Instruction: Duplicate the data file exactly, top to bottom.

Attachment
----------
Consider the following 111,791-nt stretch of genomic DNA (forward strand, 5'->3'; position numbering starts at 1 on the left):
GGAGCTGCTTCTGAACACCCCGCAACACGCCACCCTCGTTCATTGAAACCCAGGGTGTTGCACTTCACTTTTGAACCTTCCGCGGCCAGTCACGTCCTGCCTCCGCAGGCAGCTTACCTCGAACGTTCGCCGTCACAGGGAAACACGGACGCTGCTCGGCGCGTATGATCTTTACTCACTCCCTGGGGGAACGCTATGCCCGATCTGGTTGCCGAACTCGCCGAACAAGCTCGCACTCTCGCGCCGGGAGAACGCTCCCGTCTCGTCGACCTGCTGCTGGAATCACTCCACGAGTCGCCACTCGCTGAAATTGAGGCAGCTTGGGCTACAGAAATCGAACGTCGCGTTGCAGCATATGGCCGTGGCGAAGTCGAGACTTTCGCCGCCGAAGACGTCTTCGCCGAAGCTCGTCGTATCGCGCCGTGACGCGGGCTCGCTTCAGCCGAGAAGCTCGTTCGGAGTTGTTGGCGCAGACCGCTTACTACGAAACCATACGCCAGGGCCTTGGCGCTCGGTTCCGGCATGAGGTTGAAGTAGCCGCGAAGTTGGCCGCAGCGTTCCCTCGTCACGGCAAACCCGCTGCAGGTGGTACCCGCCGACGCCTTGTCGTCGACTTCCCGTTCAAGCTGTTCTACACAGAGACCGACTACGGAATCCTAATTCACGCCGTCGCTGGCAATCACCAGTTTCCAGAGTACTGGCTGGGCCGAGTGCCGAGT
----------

Consider the following 111,791-nt stretch of genomic DNA (forward strand, 5'->3'; position numbering starts at 1 on the left):
GGAGCTGCTTCTGAACACCCCGCAACACGCCACCCTCGTTCATTGAAACCCAGGGTGTTGCACTTCACTTTTGAACCTTCCGCGGCCAGTCACGTCCTGCCTCCGCAGGCAGCTTACCTCGAACGTTCGCCGTCACAGGGAAACACGGACGCTGCTCGGCGCGTATGATCTTTACTCACTCCCTGGGGGAACGCTATGCCCGATCTGGTTGCCGAACTCGCCGAACAAGCTCGCACTCTCGCGCCGGGAGAACGCTCCCGTCTCGTCGACCTGCTGCTGGAATCACTCCACGAGTCGCCACTCGCTGAAATTGAGGCAGCTTGGGCTACAGAAATCGAACGTCGCGTTGCAGCATATGGCCGTGGCGAAGTCGAGACTTTCGCCGCCGAAGACGTCTTCGCCGAAGCTCGTCGTATCGCGCCGTGACGCGGGCTCGCTTCAGCCGAGAAGCTCGTTCGGAGTTGTTGGCGCAGACCGCTTACTACGAAACCATACGCCAGGGCCTTGGCGCTCGGTTCCGGCATGAGGTTGAAGTAGCCGCGAAGTTGGCCGCAGCGTTCCCTCGTCACGGCAAACCCGCTGCAGGTGGTACCCGCCGACGCCTTGTCGTCGACTTCCCGTTCAAGCTGTTCTACACAGAGACCGACTACGGAATCCTAATTCACGCCGTCGCTGGCAATCACCAGTTTCCAGAGTACTGGCTGGGCCGAGTGCCGAGT